143-146: Semiotics is the scientific study of signs and helps clarify how consumers learn meanings associated with products and brands. At the most basic level, the brand acts as a utilitarian sign. For example, the meaning of reliability conveyed. At the second level, a brand acts as a commercial sign conveying its value. For example, Porsche signifies extremes in value perceptions. At the third level, the brand acts as a socio-cultural sign, associating consumers with particular groups of people. At the fourth level, the brand can be decoded as a mythical sign that all build on mythical associations. Semiotics provides a better understanding of the cultural relationship between brands and consumers and it can help in the design of brands. Semiotics, as Alexander (1996) showed, can be a helpful tool to identify, evaluate and exploit the cultural myth which exists at the heart of most successful brands.


146: Lawes (2002) shows that there are several tools that can help decode the brand’s positioning – Visual signs; Linguistic signs; Aural signs; The implied communication system; Textual structure; Information structure; Visual emphasis; Binary oppositions and contrast pairs; and Communication codes.

146-147: Bitoun (2006) provides an illustration of semiotics at work in perfume advertising. The three classes of advertising are – Class 1 highlighting the power of the product through the size, colour, appearance etc; Class 2 showing a metamorphosis; and Class 3 depicting a rich atmosphere, imaginative world etc.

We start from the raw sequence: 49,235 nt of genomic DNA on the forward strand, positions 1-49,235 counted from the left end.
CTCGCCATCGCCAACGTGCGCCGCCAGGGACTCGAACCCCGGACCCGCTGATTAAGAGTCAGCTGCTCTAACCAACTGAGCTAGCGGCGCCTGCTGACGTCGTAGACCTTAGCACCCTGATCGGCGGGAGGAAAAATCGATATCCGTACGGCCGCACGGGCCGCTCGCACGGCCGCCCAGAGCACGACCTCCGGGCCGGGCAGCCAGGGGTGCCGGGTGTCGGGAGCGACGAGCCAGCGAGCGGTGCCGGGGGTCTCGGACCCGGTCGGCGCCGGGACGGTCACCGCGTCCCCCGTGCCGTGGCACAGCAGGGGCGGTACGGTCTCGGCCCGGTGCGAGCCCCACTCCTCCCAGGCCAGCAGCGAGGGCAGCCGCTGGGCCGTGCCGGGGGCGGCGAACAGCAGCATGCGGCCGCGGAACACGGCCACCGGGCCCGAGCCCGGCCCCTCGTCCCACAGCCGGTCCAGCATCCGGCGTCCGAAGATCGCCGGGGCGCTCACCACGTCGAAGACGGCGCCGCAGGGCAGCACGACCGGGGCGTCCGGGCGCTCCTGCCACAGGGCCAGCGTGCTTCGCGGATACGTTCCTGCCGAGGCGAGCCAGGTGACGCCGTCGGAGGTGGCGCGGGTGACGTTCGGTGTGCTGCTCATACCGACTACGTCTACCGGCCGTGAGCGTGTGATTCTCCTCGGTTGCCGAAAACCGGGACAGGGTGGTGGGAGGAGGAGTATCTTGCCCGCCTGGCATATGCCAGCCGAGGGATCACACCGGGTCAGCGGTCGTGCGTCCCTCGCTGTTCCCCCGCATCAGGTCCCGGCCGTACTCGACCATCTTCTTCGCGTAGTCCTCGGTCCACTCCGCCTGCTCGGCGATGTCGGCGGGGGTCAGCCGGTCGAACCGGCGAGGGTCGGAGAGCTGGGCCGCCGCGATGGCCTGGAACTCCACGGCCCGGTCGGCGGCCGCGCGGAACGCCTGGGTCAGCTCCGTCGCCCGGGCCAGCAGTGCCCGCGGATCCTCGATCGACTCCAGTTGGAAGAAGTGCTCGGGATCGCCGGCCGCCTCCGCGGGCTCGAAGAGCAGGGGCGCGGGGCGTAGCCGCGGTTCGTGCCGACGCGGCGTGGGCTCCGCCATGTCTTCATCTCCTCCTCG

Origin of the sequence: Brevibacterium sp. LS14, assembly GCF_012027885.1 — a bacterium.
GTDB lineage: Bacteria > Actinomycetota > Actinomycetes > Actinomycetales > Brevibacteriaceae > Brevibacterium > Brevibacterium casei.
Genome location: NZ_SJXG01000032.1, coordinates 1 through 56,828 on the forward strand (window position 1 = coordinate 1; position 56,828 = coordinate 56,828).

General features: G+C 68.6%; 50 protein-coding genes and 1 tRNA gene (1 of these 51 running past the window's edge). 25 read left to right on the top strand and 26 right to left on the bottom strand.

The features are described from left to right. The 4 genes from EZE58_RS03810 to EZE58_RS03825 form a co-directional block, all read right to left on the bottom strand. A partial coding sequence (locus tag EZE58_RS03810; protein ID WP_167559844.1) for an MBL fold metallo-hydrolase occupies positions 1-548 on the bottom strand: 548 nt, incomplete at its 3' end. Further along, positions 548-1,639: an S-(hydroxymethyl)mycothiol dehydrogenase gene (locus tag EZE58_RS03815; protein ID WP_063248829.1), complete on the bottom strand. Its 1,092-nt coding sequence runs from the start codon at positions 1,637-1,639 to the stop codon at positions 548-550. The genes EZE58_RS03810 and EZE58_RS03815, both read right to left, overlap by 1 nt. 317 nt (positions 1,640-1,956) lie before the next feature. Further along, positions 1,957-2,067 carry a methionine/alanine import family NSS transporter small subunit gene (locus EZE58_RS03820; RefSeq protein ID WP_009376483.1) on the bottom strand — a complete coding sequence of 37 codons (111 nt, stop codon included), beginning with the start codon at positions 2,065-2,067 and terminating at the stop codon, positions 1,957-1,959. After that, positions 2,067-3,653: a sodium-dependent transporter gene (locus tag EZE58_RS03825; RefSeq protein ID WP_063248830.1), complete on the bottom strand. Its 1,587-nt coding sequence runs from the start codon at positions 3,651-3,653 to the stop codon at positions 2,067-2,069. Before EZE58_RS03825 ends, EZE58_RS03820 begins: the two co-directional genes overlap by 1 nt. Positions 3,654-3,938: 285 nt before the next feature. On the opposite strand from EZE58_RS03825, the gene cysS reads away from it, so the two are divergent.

147-148: CONCLUSION Brands perform social and psychological roles beyond that provided by their physical features. Consumers rely on brands to help them understand and communicate with different groups of people. Brands have the added values of symbolism – meanings and values over and above their physical constituents. The symbolic aspect of brands makes them all the more attractive to consumers since they help them say something about themselves. In effect, consumers are encoding messages to others by buying and using particular brands and hoping that their target audience decodes the message the right way. When consumers buy brands, they are making decisions about how well specific brands maintain or enhance an image they have of themselves.





























Evans, Martin et al (2009) Consumer Behaviour, 2nd edition. Chichester: John Wiley & Sons.


Part 1: Individual Aspects of Consumer Behaviour


Chapter 1: Consumer Motives and Values


  • Distinguish between needs and wants.
  • Apply theories of motivation to how consumers behave.
  • Explain consumer values and how they relate to motives.
  • Define motives for ‘going shopping’.
  • Demonstrate an awareness of motivation research techniques, their nature and application.


6-7: Motivation is a basic concept in human behaviour and thus, also in consumer behaviour. A whole range of psychogenic drives (e.g. the desire to be appreciated or to have status or feel ‘at one with one’s self’) stem from our social environment, culture and social group interactions. Many such as Belk et al. (2003) even argue that want (or desire), which is fundamentally social in nature, is the major driving force or motivation behind much of our contemporary consumption. Every individual has the same need structure, but different specific needs will be to the fore in different individuals at various points in time and according to different cultural and social contexts. Marx (1867/1967) wrote: A commodity is, in the first place, an object outside us, a thing that by its properties satisfies human wants of some sort or another. The nature of such wants, whether for instance they spring from the stomach or from fancy, makes no difference.